The hard part is that I need to keep track of twitter @users and their scores. Now I could do this every time the page loads by searching all the tweets with #ActsOfSuperness and recalculating the totals. But, of course, that would be very slow if there are many tweets to process. Since I want to at least pretend that other people will use this someday, I had to find another way of retaining score over time.
If I'm only periodically reading a recent chunk of tweets, I need to update a persistent database of scores.
Behold the Cloud!
Fortunately, since I'm running this on Google App Engine, I get to use 1GB of free space on the Google Datastore. I'm betting that not too many people will be playing so my GAE Datastore Account won't fill up. But even if I start to get a lot of users playing, GAE will let me expand easily. That would be a good thing, and I could throw AdSense up there to pay for the increased storage space.
I referred to Google's Datastore Python Guestbook Demo to get started. The one issue with the datastore and eventual consistency is that you aren't guaranteed that the Datastore is up to date when you access it. That meant that if the user had tweeted more than once, the following code could run multiple times accidentally, producing multiple copies of the same user.
hero = Hero.all().filter('id =', id).fetch(10)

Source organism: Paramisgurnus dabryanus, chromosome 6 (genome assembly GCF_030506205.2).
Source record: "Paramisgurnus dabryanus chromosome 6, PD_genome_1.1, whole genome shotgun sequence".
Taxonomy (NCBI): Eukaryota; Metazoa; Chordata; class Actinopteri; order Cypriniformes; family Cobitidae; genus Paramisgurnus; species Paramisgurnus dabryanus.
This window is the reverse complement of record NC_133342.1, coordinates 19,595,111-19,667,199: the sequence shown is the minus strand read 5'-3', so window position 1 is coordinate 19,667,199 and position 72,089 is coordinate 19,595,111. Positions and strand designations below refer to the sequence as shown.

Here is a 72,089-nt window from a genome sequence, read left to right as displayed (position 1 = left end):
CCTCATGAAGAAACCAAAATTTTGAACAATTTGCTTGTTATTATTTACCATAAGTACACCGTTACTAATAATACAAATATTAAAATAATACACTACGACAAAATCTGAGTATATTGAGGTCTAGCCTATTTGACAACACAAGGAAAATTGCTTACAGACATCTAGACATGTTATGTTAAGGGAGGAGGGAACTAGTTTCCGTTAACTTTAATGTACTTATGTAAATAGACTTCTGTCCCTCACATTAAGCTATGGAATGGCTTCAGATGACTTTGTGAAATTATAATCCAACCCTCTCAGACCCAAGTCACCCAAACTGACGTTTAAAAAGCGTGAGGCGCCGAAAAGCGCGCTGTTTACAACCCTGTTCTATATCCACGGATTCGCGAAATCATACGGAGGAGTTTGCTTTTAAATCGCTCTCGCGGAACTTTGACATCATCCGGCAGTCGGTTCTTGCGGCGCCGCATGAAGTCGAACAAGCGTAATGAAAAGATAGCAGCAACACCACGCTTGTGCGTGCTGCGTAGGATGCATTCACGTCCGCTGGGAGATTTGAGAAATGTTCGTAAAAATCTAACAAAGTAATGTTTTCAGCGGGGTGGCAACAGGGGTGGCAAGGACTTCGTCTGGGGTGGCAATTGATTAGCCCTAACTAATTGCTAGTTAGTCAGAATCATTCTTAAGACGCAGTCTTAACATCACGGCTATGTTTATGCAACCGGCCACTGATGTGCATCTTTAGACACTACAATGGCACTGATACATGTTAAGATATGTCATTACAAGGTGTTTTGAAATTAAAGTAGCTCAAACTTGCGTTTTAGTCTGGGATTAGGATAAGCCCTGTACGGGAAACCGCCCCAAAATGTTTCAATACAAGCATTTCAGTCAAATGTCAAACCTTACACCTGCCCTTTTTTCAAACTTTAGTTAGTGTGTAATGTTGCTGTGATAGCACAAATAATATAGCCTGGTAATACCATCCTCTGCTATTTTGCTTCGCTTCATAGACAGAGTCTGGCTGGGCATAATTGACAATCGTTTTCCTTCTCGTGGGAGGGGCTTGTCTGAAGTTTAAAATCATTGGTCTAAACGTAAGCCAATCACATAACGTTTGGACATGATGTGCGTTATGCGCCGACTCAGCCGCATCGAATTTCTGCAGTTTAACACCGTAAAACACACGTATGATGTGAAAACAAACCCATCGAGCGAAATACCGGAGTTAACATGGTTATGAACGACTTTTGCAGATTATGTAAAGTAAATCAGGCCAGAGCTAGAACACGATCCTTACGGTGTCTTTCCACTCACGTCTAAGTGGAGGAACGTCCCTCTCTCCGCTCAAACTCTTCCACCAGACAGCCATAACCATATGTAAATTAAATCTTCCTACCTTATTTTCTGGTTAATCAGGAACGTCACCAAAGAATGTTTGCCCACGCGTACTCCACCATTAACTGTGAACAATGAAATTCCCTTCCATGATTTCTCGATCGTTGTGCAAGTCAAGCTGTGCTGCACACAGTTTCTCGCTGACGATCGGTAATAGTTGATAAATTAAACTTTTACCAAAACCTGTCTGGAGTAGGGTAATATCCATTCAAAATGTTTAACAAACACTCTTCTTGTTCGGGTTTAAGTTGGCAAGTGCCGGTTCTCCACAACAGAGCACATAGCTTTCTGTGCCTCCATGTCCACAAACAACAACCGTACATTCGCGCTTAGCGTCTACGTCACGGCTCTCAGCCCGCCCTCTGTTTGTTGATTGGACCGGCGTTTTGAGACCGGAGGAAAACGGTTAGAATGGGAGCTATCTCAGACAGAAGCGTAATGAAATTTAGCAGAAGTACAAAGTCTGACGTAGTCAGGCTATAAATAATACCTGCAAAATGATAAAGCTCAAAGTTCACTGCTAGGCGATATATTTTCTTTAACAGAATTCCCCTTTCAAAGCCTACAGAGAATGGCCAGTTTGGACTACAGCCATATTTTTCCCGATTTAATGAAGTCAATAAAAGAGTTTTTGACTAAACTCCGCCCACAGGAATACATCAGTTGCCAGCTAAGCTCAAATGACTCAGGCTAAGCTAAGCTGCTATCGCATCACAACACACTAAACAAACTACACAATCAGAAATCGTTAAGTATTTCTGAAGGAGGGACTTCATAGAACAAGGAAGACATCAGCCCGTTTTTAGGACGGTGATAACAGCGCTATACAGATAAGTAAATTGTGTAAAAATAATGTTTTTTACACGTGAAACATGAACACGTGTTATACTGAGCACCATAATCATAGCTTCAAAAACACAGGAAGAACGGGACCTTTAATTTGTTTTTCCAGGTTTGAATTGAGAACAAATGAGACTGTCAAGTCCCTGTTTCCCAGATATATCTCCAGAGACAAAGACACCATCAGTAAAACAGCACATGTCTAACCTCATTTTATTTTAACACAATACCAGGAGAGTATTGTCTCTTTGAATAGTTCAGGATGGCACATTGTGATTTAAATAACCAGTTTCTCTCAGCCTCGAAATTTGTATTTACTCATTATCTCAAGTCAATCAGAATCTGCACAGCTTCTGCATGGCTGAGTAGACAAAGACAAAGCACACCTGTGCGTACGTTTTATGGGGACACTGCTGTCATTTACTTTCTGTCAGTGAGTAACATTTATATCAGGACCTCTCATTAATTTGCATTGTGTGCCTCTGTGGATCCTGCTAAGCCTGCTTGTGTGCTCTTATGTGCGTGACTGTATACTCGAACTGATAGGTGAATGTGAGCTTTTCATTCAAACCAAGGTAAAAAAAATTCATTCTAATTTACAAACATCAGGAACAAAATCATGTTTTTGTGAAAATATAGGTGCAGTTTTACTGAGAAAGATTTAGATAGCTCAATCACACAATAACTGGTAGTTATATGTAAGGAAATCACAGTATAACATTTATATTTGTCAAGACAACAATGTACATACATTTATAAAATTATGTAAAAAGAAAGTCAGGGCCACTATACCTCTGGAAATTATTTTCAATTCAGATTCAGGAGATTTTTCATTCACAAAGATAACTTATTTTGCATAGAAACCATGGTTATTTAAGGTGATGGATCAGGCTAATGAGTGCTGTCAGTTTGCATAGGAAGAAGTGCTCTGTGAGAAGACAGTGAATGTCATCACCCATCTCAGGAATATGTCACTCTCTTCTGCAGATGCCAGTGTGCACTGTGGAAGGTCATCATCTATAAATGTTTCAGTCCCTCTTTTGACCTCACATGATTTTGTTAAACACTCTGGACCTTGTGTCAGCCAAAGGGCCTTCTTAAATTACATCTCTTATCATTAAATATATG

... Do stuff
hero = Hero()
hero.id = id
hero.handle = name
hero.score = 1.0
To fix those kinds of duplication problems I decided on the (slightly hacky) fix that would eventually kick out the duplicates if there were any. I now that you can do this somehow with ancestory in GAE, but that apparently limits the number of Datastore calls you can make in a given time window so I didn't want to do that.
hero = Hero.all().filter('id =', id2).fetch(10)
for i in range(1,len(hero)):
hero = hero
At this point we just have to update user scores every time we see a new user. This code increments the score and puts it back in the datastore. And if the user has "leveled up" I send them a tweet.
points = 10.0/(ff.user.followers+1.0)
sup = floor((hero.score+points)/10)
namesake = HERO_LIST
namesake = HERO_LIST[-1-val]
api.update_status("@%s Congrats! You've moved up to #%s. " % (name,namesake),f.id)
hero.score = hero.score+points
Cron for updates
I'm polling Twitter every half hour to get new tweets to score. Automation like this is accomplished really simply by setting up a cron.yaml file in app engine.
- description: repeated tweet test
schedule: every 30 mins
The web-facing site
I built the site around a neat bootply theme. My main.py just fills in one dynamic section in the middle, creating a list of @users by sorting the datastore
hero = Hero.all().order('-score').fetch(100)
for h in hero:
MID_HTML = MID_HTML + h.handle
It's simple and neat looking and gets the job done. I also embedded a copy of the online list that I'm using to decide the superhero order. (Thank God Batman was number 1)
Eventually, I'm hoping to build something for people to look up any users score eventually, but I might not get to that. It really depends if anyone ever starts using this thing.
So Go Play Now
I really had fun making #ActsOfSuperness, and I'm excited for people to try it out.
I really hope that this game can inspire a few people to go and do some nice things for others. We have so many silly incentives in this day-and-age that promote everyone being "interesting." Hopefully this app will inspire some people to do actual good.
Discussion Around the Web
Join the Conversation